The experimenters asked Canadian and Japanese students to take a bogus “creativity” test and then gave the students “feedback” indicating that they had done very well or very badly. The experimenters then secretly observed how long the participants worked on a similar task. The Canadians worked longer on the task if they had succeeded; the Japanese worked longer if they failed. The Japanese weren’t being masochistic. They simply saw an opportunity for self-improvement and took it. The study has intriguing implications for the skill development in both the East and the West. Westerners are likely to get very good at a few things they start out doing well to begin with. Easterners seem more likely to become Jacks and Jills of all trades. [p.56]

The traditional Eastern art is a tool for “self-improvement” as well. The significance of Eastern art lies not in the objects you create, but in how you improve yourself through creating them. To Easterners, art is a ladder you throw away after you have climbed up on it. Mandala sand paintings illustrate this philosophy very well.

In the West, art is used to define one’s own identity, uniqueness, and existence. In the East, art does the opposite; it is a method of eradicating one’s own ego. In many ways, it is a ritual to eventually realize that the self is an illusion. For this reason, originality or newness in art is not a concern for the traditional Eastern artist. Ultimately they see any kind of distinction as merely a mental construct. This is roughly what is meant by the Zen proverb: “All is one.”

In the above-mentioned book, Richard Nisbett writes:

When North Americans are surveyed about their attributes and preferences, they characteristically overestimate their distinctiveness. On question after question, North Americans report themselves to be more unique than they really are, whereas Asians are much less likely to make this error. [p.54]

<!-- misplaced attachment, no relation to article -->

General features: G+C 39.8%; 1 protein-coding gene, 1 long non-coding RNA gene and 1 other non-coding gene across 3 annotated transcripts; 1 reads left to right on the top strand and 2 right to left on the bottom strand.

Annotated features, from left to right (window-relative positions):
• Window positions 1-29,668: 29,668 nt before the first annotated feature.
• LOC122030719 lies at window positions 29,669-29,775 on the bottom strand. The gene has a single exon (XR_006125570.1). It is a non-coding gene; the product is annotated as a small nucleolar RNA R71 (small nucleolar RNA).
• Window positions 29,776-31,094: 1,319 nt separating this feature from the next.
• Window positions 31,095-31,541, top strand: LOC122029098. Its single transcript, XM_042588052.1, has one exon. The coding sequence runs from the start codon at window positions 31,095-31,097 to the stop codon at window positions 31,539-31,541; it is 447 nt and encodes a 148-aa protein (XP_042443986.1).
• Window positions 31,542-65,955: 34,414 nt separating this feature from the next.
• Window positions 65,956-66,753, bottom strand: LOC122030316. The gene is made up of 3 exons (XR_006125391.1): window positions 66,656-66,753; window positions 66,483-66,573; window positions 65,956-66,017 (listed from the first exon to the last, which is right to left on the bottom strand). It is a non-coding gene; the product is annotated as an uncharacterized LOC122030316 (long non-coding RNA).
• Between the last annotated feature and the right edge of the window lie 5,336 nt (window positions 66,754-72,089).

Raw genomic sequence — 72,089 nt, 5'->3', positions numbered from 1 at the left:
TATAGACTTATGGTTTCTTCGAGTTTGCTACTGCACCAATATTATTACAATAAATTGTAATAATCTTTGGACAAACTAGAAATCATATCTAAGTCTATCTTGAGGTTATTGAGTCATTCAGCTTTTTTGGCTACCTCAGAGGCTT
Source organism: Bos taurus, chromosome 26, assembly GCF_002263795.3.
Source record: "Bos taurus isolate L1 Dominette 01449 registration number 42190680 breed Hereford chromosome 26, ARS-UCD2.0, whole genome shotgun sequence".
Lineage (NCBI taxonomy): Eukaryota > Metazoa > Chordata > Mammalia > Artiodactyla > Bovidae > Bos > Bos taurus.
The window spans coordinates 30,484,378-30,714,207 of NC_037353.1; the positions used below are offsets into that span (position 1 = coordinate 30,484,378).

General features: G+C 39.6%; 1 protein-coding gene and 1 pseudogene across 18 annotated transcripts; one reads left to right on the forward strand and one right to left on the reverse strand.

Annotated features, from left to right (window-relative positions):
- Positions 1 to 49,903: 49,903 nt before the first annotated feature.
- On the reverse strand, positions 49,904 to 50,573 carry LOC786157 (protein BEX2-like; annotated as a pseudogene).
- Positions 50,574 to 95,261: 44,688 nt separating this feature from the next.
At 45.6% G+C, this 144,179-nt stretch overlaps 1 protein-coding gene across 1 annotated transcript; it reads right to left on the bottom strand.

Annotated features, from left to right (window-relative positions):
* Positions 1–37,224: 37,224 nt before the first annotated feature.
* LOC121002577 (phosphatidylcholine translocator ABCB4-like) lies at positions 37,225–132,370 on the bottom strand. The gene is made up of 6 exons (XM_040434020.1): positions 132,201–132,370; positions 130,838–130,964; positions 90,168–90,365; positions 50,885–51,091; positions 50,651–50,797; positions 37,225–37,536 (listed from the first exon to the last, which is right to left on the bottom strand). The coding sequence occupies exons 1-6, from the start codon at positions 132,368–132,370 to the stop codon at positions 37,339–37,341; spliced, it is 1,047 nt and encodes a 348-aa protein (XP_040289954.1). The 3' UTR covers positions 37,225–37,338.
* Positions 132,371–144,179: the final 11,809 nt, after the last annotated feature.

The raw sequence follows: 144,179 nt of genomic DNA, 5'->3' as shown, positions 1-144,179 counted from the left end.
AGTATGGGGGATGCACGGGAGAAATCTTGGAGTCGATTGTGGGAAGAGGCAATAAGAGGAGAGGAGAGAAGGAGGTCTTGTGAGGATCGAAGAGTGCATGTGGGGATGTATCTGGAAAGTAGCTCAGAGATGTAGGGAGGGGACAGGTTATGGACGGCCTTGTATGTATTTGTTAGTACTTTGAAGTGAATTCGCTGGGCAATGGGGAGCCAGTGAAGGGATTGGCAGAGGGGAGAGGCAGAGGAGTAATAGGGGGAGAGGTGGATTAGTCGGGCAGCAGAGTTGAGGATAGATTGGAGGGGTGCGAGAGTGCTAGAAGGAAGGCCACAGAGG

In the West, the self is defined primarily by thoughts. (This is the reason why many people describe themselves as being trapped in their bodies.) The feeling of existence, therefore, is derived primarily from symbolic differences. This overestimation is an expression of a desire to exist. The more different a Westerner feels themselves to be, the stronger his sense of existence becomes. This is what motivates many people in the West to pursue art, and this is why they become preoccupied with originality, newness, and uniqueness. But, to be realistic, what you truly are may not actually be so unique, which means there is a tension between being true to who you are and yielding to something original or new. Unfortunately the Western art world systematically rewards originality over truthfulness. Many Western artists, therefore, alienate themselves by pursuing originality. History (time) and the art world (space), the dimensions required to define differences, are the great alienating forces in Western art.

The Western art world tends to see modern art in the East as lagging behind their own. This is probably due to the fact that most Westerners see life (and history) as a linear progression. Easterners tend to see life as a cycle, or a series of ups and downs. Their objective in art, therefore, is not to make linear advancement. Instead, they are concerned with being true to themselves. In many cases, what may appear as a shameless imitation of Western culture is itself an honest expression of who they are. After all, in today’s world, who could remain unaffected by the influences from either the West or the East? In this sense, between the East and the West, we are much more alike than we think we are.